Most of my inspiration comes from the garden or other beautiful nature scenes.
Last year I didn’t plant a butterfly garden because I had just moved in to a new home. This year, thanks to a wonderful friend who gave me the seeds, I did plant one. The rewards are worth the time and effort. The realtor who sold me the house gave me a patio swing as welcoming gift. Now I can sit out in the evenings on the swing and watch the butterfly show. Hummingbirds and goldfinches are all over too but I’m not quick enough with my camera to catch them yet. Working on catching them with paintbrush instead. I hope you will be as refreshed as I have been watching the beautiful butterflies.
Some of the photos in the slideshow are from previous butterfly gardens. The old are mixed in with the new as seasons come and go.
These beautiful pansies bloom all winter here in Tennessee. They usually survive through what little snow we get and show their heads again after the melt. This year may test their hardy-ness as a record breaking cold spell is on the way today. We’ll soon see if they make it. Gardeners, all over the area, are out covering them up. I hope they make it. They are the only bit of color in an otherwise brown winter landscape.
“Beauty is everywhere, but one may see the beautiful view and the other sees a dirty window. You have the power within you to choose what you see, what you think and what you paint.” Leanne Caddon (from The Painter’s Keys)
To think of pond scum is to think of something slimy and dirty, naturally ugly, choking out beauty. But is it? Who decided that? Is there some committee somewhere that decides what is lovely and what isn’t? Or is it like a video going viral. Somebody says, “That’s as ugly as pond scum.” People hear it and think its funny so they repeat it. Soon everybody thinks pond scum must be ugly and yucky even if they have never actually seen pond scum or even a pond. It must be ugly because somebody said it was.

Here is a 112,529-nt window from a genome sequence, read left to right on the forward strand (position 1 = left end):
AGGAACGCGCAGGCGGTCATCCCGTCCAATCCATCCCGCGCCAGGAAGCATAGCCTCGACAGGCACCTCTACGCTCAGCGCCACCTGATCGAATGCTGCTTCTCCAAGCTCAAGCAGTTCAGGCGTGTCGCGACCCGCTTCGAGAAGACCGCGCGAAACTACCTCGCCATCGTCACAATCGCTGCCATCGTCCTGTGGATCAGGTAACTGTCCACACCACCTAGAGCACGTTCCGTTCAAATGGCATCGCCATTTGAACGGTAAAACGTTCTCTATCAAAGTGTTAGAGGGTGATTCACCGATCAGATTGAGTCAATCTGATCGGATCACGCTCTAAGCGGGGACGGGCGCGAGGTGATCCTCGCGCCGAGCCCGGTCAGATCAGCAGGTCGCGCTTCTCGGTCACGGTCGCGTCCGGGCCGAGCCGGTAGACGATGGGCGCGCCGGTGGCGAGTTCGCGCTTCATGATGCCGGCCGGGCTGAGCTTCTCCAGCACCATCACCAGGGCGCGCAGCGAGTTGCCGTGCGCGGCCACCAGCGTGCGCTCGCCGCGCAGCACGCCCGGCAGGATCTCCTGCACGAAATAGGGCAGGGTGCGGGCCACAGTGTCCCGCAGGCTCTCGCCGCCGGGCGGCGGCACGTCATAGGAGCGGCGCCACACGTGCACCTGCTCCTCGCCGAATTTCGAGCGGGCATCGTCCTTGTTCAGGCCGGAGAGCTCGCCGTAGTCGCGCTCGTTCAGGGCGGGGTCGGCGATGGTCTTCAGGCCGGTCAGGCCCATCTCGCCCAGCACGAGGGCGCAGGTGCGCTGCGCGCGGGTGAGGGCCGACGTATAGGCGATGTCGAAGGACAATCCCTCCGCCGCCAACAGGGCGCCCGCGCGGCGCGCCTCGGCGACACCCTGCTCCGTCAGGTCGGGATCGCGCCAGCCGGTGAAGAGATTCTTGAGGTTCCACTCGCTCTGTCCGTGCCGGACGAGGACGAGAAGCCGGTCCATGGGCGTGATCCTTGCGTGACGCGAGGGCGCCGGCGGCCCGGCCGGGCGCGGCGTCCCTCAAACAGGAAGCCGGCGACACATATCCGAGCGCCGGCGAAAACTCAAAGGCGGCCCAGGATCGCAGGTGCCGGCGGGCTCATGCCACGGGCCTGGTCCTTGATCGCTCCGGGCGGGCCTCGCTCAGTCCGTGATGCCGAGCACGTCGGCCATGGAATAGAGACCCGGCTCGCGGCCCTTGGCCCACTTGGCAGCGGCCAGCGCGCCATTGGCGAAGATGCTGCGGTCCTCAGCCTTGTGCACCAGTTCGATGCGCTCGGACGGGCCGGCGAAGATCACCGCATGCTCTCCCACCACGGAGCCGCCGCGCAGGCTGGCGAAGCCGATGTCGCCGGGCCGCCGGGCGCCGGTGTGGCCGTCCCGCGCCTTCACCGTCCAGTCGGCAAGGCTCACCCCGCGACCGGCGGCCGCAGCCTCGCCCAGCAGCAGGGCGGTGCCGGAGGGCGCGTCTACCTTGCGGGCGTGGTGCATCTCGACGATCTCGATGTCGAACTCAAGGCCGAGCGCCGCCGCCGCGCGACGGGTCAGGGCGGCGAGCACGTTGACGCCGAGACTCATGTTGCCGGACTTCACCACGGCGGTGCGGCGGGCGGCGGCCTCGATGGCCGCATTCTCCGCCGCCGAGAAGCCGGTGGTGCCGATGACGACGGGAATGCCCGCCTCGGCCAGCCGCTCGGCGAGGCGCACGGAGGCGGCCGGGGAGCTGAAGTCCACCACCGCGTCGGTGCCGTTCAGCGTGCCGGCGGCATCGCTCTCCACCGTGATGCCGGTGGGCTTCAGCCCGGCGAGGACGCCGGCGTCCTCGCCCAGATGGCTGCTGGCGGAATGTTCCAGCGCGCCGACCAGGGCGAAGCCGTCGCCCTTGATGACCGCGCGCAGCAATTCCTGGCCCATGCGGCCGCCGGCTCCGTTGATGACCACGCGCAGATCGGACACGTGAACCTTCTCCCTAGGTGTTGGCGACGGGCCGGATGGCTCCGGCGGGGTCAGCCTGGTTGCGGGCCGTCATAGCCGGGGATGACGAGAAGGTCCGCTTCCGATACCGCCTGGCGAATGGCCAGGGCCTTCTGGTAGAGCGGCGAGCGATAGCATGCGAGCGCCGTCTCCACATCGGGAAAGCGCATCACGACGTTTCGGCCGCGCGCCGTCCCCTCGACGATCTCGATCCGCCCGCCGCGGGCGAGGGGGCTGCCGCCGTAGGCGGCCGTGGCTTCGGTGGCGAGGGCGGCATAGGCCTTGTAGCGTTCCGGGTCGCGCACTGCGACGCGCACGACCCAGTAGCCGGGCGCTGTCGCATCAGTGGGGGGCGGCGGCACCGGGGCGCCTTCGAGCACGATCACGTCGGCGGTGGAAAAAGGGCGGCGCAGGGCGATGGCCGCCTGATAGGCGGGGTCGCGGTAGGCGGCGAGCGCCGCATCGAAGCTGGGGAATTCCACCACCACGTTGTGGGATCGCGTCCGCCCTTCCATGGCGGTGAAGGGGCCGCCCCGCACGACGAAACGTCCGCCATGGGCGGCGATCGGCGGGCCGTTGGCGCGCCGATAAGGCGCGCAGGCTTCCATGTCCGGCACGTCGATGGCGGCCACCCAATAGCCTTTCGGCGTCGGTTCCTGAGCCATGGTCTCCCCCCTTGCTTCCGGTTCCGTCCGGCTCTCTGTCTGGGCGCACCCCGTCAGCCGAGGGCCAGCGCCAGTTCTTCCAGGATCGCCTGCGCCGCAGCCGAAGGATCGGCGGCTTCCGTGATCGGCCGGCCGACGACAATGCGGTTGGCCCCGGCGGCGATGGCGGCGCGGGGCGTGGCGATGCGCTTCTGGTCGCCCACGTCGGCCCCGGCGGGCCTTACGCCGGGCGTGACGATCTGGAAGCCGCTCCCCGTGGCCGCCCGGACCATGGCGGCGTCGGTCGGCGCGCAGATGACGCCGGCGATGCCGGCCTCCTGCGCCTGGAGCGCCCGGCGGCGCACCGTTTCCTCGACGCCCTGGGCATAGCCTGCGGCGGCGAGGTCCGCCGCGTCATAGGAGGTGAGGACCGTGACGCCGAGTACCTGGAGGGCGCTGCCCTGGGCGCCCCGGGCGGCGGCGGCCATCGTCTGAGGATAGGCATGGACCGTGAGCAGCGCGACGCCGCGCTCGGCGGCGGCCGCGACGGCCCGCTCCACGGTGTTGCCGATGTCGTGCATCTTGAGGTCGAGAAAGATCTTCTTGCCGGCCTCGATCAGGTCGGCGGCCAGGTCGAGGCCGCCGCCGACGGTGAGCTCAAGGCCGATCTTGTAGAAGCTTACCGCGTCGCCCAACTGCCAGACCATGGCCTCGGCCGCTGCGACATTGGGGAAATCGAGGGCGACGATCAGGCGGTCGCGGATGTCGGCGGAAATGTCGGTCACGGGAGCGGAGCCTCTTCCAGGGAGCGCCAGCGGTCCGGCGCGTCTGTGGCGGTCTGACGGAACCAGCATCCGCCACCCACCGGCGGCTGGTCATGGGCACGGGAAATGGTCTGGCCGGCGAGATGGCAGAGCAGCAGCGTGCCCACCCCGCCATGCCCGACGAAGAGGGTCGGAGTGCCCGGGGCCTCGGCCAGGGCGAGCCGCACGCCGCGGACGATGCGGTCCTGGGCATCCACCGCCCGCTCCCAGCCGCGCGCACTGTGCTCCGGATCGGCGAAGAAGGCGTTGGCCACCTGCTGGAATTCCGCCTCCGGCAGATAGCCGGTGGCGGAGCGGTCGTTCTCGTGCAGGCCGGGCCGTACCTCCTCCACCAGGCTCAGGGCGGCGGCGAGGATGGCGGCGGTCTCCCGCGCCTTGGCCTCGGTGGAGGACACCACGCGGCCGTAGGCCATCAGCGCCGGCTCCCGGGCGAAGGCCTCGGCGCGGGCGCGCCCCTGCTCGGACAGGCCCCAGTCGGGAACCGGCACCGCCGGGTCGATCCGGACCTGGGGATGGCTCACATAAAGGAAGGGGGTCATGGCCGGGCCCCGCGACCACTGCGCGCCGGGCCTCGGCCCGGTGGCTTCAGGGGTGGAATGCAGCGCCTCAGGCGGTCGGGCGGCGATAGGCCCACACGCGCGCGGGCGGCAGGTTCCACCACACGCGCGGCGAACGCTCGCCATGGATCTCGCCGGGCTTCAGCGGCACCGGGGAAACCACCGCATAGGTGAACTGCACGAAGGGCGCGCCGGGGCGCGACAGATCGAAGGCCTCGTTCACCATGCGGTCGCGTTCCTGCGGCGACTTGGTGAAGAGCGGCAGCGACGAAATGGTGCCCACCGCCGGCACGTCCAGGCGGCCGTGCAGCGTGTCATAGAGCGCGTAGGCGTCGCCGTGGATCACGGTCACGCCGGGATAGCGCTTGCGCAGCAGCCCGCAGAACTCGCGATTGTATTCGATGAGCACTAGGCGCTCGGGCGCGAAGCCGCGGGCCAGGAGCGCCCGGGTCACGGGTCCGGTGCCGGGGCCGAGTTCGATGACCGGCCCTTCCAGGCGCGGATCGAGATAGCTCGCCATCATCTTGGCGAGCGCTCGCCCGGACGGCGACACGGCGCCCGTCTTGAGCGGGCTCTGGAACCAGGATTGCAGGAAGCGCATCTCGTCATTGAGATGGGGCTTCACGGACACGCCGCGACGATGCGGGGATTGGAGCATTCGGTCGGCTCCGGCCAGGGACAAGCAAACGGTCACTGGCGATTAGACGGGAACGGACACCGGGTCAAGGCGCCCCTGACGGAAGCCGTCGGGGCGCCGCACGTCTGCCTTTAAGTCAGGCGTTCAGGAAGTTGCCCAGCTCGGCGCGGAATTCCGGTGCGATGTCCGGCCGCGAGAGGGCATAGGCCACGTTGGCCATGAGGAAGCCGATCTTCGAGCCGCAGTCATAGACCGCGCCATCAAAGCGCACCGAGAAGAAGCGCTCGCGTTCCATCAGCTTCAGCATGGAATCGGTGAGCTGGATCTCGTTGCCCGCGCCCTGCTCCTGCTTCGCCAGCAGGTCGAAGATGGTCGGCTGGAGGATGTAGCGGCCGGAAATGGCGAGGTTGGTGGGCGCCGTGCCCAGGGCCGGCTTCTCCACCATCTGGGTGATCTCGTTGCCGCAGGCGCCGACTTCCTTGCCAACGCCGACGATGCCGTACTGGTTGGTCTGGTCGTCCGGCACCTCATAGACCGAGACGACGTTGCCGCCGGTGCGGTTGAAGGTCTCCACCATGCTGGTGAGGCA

Artists frequently go against the grain or swim upriver. When someone says something is ugly, somewhere an artist says, “No its not and I’ll show you!” Stephen Bayley has written a book on the subject. In an interview with Charlotte Cripps of The Independent, Bayley says he is “just provoking ideas about our assumptions of ugliness.” The point of Bayley’s book, he tells Cripps, “is to challenge all our preconceptions about ugliness.” The role of the artist is, not only to challenge but to prove those preconceptions wrong.
Walking along beside a pond, I noticed this beautiful velvety green film covering the surface with colorful fall leaves floating on top. To me, it was beautiful. To someone else, it is pond scum. Check out the photo and see what you think. If you agree with me that it is beautiful, the next time someone calls you, “Pond Scum,” you can respond with a heartfelt, “Thank you!”